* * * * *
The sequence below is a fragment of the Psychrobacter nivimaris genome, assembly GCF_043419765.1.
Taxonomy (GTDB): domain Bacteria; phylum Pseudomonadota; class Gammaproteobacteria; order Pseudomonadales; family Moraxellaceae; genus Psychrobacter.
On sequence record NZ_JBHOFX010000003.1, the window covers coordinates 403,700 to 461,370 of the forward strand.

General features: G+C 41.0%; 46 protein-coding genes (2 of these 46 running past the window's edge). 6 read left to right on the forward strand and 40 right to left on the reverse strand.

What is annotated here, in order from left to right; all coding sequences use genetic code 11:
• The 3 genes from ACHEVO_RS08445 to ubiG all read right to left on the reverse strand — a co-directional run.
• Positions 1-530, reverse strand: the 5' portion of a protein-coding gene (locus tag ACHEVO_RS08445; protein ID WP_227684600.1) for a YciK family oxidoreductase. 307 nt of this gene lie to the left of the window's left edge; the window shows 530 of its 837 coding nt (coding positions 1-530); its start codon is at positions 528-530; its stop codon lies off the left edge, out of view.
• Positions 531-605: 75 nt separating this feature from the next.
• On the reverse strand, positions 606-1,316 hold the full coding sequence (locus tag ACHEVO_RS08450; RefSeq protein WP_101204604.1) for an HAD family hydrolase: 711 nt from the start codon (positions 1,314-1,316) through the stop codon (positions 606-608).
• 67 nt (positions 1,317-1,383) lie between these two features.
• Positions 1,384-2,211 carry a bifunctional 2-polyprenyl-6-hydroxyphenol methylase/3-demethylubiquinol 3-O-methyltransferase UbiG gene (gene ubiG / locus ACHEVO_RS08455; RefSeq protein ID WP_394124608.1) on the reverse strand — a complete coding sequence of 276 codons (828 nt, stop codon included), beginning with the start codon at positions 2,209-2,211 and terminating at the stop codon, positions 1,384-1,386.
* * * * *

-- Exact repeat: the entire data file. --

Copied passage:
The sequence below is a fragment of the Psychrobacter nivimaris genome, assembly GCF_043419765.1.
Taxonomy (GTDB): domain Bacteria; phylum Pseudomonadota; class Gammaproteobacteria; order Pseudomonadales; family Moraxellaceae; genus Psychrobacter.
On sequence record NZ_JBHOFX010000003.1, the window covers coordinates 403,700 to 461,370 of the forward strand.

General features: G+C 41.0%; 46 protein-coding genes (2 of these 46 running past the window's edge). 6 read left to right on the forward strand and 40 right to left on the reverse strand.

What is annotated here, in order from left to right; all coding sequences use genetic code 11:
• The 3 genes from ACHEVO_RS08445 to ubiG all read right to left on the reverse strand — a co-directional run.
• Positions 1-530, reverse strand: the 5' portion of a protein-coding gene (locus tag ACHEVO_RS08445; protein ID WP_227684600.1) for a YciK family oxidoreductase. 307 nt of this gene lie to the left of the window's left edge; the window shows 530 of its 837 coding nt (coding positions 1-530); its start codon is at positions 528-530; its stop codon lies off the left edge, out of view.
• Positions 531-605: 75 nt separating this feature from the next.
• On the reverse strand, positions 606-1,316 hold the full coding sequence (locus tag ACHEVO_RS08450; RefSeq protein WP_101204604.1) for an HAD family hydrolase: 711 nt from the start codon (positions 1,314-1,316) through the stop codon (positions 606-608).
• 67 nt (positions 1,317-1,383) lie between these two features.
• Positions 1,384-2,211 carry a bifunctional 2-polyprenyl-6-hydroxyphenol methylase/3-demethylubiquinol 3-O-methyltransferase UbiG gene (gene ubiG / locus ACHEVO_RS08455; RefSeq protein ID WP_394124608.1) on the reverse strand — a complete coding sequence of 276 codons (828 nt, stop codon included), beginning with the start codon at positions 2,209-2,211 and terminating at the stop codon, positions 1,384-1,386.